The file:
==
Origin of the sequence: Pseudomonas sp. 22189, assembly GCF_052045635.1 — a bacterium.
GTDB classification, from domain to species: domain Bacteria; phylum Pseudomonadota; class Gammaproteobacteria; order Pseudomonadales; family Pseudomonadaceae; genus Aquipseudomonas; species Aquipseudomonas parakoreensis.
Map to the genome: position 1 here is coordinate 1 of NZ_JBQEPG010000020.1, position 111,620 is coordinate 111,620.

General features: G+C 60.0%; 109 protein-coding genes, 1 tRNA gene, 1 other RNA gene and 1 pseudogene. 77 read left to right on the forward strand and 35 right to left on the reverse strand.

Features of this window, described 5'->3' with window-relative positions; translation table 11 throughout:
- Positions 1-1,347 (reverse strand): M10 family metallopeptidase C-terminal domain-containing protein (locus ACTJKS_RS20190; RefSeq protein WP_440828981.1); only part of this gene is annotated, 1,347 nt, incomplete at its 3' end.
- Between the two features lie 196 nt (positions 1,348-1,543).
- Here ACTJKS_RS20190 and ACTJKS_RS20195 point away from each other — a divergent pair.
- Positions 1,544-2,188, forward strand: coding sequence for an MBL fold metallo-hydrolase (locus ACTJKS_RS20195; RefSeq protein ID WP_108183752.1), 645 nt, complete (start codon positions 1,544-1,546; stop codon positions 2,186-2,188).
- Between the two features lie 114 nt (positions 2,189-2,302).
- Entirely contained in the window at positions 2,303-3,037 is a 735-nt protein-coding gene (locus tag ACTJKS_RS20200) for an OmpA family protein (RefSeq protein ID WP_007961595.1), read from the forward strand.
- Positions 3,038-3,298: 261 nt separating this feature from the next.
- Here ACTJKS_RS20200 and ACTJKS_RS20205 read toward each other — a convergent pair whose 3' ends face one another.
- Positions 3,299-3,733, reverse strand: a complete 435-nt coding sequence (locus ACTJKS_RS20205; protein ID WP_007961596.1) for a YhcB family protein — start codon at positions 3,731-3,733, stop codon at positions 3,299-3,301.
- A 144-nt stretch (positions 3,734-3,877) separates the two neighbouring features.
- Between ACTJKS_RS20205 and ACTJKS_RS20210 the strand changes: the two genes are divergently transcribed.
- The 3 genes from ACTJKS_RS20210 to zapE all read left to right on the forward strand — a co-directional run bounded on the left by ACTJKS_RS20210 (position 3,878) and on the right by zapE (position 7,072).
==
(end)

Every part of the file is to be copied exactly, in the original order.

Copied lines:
Origin of the sequence: Pseudomonas sp. 22189, assembly GCF_052045635.1 — a bacterium.
GTDB classification, from domain to species: domain Bacteria; phylum Pseudomonadota; class Gammaproteobacteria; order Pseudomonadales; family Pseudomonadaceae; genus Aquipseudomonas; species Aquipseudomonas parakoreensis.
Map to the genome: position 1 here is coordinate 1 of NZ_JBQEPG010000020.1, position 111,620 is coordinate 111,620.

General features: G+C 60.0%; 109 protein-coding genes, 1 tRNA gene, 1 other RNA gene and 1 pseudogene. 77 read left to right on the forward strand and 35 right to left on the reverse strand.

Features of this window, described 5'->3' with window-relative positions; translation table 11 throughout:
- Positions 1-1,347 (reverse strand): M10 family metallopeptidase C-terminal domain-containing protein (locus ACTJKS_RS20190; RefSeq protein WP_440828981.1); only part of this gene is annotated, 1,347 nt, incomplete at its 3' end.
- Between the two features lie 196 nt (positions 1,348-1,543).
- Here ACTJKS_RS20190 and ACTJKS_RS20195 point away from each other — a divergent pair.
- Positions 1,544-2,188, forward strand: coding sequence for an MBL fold metallo-hydrolase (locus ACTJKS_RS20195; RefSeq protein ID WP_108183752.1), 645 nt, complete (start codon positions 1,544-1,546; stop codon positions 2,186-2,188).
- Between the two features lie 114 nt (positions 2,189-2,302).
- Entirely contained in the window at positions 2,303-3,037 is a 735-nt protein-coding gene (locus tag ACTJKS_RS20200) for an OmpA family protein (RefSeq protein ID WP_007961595.1), read from the forward strand.
- Positions 3,038-3,298: 261 nt separating this feature from the next.
- Here ACTJKS_RS20200 and ACTJKS_RS20205 read toward each other — a convergent pair whose 3' ends face one another.
- Positions 3,299-3,733, reverse strand: a complete 435-nt coding sequence (locus ACTJKS_RS20205; protein ID WP_007961596.1) for a YhcB family protein — start codon at positions 3,731-3,733, stop codon at positions 3,299-3,301.
- A 144-nt stretch (positions 3,734-3,877) separates the two neighbouring features.
- Between ACTJKS_RS20205 and ACTJKS_RS20210 the strand changes: the two genes are divergently transcribed.
- The 3 genes from ACTJKS_RS20210 to zapE all read left to right on the forward strand — a co-directional run bounded on the left by ACTJKS_RS20210 (position 3,878) and on the right by zapE (position 7,072).